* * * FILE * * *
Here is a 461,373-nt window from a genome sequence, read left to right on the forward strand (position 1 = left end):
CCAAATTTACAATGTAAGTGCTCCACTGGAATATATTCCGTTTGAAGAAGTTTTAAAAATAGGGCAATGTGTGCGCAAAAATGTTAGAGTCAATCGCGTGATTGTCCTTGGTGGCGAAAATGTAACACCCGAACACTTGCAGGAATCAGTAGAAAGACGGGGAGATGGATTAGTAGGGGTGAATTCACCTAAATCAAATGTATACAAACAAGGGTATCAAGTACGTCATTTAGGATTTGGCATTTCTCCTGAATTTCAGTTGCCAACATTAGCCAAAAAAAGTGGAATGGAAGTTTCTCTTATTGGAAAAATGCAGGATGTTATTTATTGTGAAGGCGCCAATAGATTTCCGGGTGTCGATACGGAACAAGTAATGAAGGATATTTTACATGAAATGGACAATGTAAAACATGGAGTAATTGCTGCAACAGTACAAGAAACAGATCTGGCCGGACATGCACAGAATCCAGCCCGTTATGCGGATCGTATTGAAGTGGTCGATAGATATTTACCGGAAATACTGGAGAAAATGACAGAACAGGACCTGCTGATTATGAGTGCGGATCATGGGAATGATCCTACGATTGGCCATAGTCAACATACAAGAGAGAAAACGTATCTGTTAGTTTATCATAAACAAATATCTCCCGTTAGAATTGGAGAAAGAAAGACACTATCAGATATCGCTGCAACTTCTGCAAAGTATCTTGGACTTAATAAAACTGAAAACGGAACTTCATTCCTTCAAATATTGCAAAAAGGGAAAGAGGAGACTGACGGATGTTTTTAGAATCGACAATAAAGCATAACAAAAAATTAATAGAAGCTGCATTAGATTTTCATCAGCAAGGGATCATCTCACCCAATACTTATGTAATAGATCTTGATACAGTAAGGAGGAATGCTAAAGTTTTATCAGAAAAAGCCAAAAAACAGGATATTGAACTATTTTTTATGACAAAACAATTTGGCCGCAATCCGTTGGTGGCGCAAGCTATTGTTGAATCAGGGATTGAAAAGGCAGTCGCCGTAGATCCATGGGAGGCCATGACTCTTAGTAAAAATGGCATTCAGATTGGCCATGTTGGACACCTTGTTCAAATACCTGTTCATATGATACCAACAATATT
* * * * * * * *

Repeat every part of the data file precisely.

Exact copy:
Here is a 461,373-nt window from a genome sequence, read left to right on the forward strand (position 1 = left end):
CCAAATTTACAATGTAAGTGCTCCACTGGAATATATTCCGTTTGAAGAAGTTTTAAAAATAGGGCAATGTGTGCGCAAAAATGTTAGAGTCAATCGCGTGATTGTCCTTGGTGGCGAAAATGTAACACCCGAACACTTGCAGGAATCAGTAGAAAGACGGGGAGATGGATTAGTAGGGGTGAATTCACCTAAATCAAATGTATACAAACAAGGGTATCAAGTACGTCATTTAGGATTTGGCATTTCTCCTGAATTTCAGTTGCCAACATTAGCCAAAAAAAGTGGAATGGAAGTTTCTCTTATTGGAAAAATGCAGGATGTTATTTATTGTGAAGGCGCCAATAGATTTCCGGGTGTCGATACGGAACAAGTAATGAAGGATATTTTACATGAAATGGACAATGTAAAACATGGAGTAATTGCTGCAACAGTACAAGAAACAGATCTGGCCGGACATGCACAGAATCCAGCCCGTTATGCGGATCGTATTGAAGTGGTCGATAGATATTTACCGGAAATACTGGAGAAAATGACAGAACAGGACCTGCTGATTATGAGTGCGGATCATGGGAATGATCCTACGATTGGCCATAGTCAACATACAAGAGAGAAAACGTATCTGTTAGTTTATCATAAACAAATATCTCCCGTTAGAATTGGAGAAAGAAAGACACTATCAGATATCGCTGCAACTTCTGCAAAGTATCTTGGACTTAATAAAACTGAAAACGGAACTTCATTCCTTCAAATATTGCAAAAAGGGAAAGAGGAGACTGACGGATGTTTTTAGAATCGACAATAAAGCATAACAAAAAATTAATAGAAGCTGCATTAGATTTTCATCAGCAAGGGATCATCTCACCCAATACTTATGTAATAGATCTTGATACAGTAAGGAGGAATGCTAAAGTTTTATCAGAAAAAGCCAAAAAACAGGATATTGAACTATTTTTTATGACAAAACAATTTGGCCGCAATCCGTTGGTGGCGCAAGCTATTGTTGAATCAGGGATTGAAAAGGCAGTCGCCGTAGATCCATGGGAGGCCATGACTCTTAGTAAAAATGGCATTCAGATTGGCCATGTTGGACACCTTGTTCAAATACCTGTTCATATGATACCAACAATATT